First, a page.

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We’ll be the first to admit that Apple Maps got off to a pretty rough start when it debuted back in 2012, but that also means that it really had nowhere to go but up, and Apple has put so much effort into improving it over the years that it’s become a serious contender to Google Maps, and Apple isn’t sitting still, either.
Apple continues to pack in new Apple Maps features each year, and alongside iOS 14 came the addition of speed and red light cameras, cycling directions, guides, electric vehicle routing, and more detailed business info. Now it also looks like iOS 14.5 is poised to make even more improvements to the Apple Maps experience by bringing crowdsourcing into the mix.
Last month we heard news that Apple Maps will soon add the ability to report accidents, hazards, and speed checks, bringing it into more direct competition with Waze. You’ll even be able to use Siri to do it, avoiding the need to tap away at your iPhone while driving.
It doesn’t look like Apple plans to stop there, however, with new evidence revealing that it soon plans to start tracking how busy businesses and other points of interest are, using anonymous location data gleaned from other iPhone users.
“Additionally, when you open an app near a point of interest (for example, a business or park) your iPhone will send location data in an anonymous and encrypted form to Apple which Apple may aggregate and use to let users know if that point of interest is open and how busy it is.”
The section on points of interest, however, is entirely new, and strongly points to Apple creating its own version of Google’s “Live Visit Data,” but of course doing this with Apple’s usual strong focus on privacy and anonymity.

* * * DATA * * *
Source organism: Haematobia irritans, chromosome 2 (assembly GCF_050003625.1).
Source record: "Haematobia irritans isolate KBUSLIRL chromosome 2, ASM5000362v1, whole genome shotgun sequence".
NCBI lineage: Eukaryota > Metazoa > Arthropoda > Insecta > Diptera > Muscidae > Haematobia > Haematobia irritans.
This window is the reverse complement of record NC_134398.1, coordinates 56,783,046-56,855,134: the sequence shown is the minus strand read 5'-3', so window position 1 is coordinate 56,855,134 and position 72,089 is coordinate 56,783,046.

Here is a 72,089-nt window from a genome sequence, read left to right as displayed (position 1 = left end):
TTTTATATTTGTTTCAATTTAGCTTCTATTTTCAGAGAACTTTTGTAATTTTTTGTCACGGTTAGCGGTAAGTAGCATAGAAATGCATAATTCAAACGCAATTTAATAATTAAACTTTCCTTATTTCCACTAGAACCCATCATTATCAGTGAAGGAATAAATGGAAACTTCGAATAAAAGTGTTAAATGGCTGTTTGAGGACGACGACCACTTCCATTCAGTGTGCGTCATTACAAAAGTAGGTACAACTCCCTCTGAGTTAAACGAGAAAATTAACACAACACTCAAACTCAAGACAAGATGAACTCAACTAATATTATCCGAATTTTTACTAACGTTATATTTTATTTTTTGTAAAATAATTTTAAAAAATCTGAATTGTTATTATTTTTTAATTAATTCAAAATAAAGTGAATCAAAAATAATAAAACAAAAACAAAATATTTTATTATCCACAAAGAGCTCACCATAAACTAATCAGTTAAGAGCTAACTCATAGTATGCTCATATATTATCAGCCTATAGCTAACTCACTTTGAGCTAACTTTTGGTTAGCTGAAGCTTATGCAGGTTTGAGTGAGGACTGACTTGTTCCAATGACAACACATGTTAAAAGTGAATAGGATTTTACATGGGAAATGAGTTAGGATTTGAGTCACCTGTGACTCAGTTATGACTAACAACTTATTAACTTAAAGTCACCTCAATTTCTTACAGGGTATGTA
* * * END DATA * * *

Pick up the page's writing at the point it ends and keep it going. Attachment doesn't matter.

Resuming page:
Although Google has offered Live Visit Data for a few years already, with Google being Google, there’s little doubt that it’s considerably more privacy-invasive. In the case of Google Maps, your visits are linked to your timeline, since this data is only available to businesses for users who have “opted in to Google Location History.”
Therefore, even though Google claims that it’s using “aggregated and anonymized data” from those users, that just means that the businesses themselves don’t get to know who is visiting. However, since you can view this information for yourself in your Location History Timeline in Google Maps, obviously Google knows exactly where you’ve been.
In short, if you’re using Google Maps while you’re signed in to a Google account, you’re most definitely being tracked by Google. What Google does with this information is another matter, but there’s no arguing that it’s definitely storing it on its servers.
Apple, on the other hand, doesn’t deal in the trafficking of user information. While Apple Maps has used some crowdsourcing of data for years, the Maps app doesn’t transmit any personally identifiable information to Apple, since there’s no need for Apple to know who you are to improve Apple Maps or generate traffic information.
Whether it’s 500 cars on a specific freeway or 200 people in a park, Apple only cares about the numbers, not the identities, since it’s in the business of selling iPhones, and not advertising.
That said, even though it’s completely anonymous, Apple will still let you opt out if you really don’t want to share your location information with Apple Maps at all, and presumably this will be just as true with this new points of interest feature as it has been with traffic for years. Here’s how to opt out:
- Open your iPhone Settings app.
- Scroll down and tap Privacy.
- Tap Location Services.
- Scroll down to the very bottom of the list.
- Tap System Services.
- Scroll down to “Product Improvement.”
- Tap the switch beside Routing and Traffic to disable it.
You’ll also find several other settings you can toggle off here if you’d like to stop using location services for those features as well, but it’s important to remember that in each of these cases, your location data is being shared in encrypted form and with complete anonymity.
Not only is none of your location reporting tied to your Apple ID, but Apple goes a big step further by using completely randomized identifiers that constantly change, so that it’s not even possible to build an anonymous profile of your location history.
You can find a full list of all the ways in which Apple uses location services by visiting Apple’s Location Services & Privacy page. Of course, this privacy-first ideology isn’t shared by most app developers, so always keep that in mind when granting location access to a non-Apple app.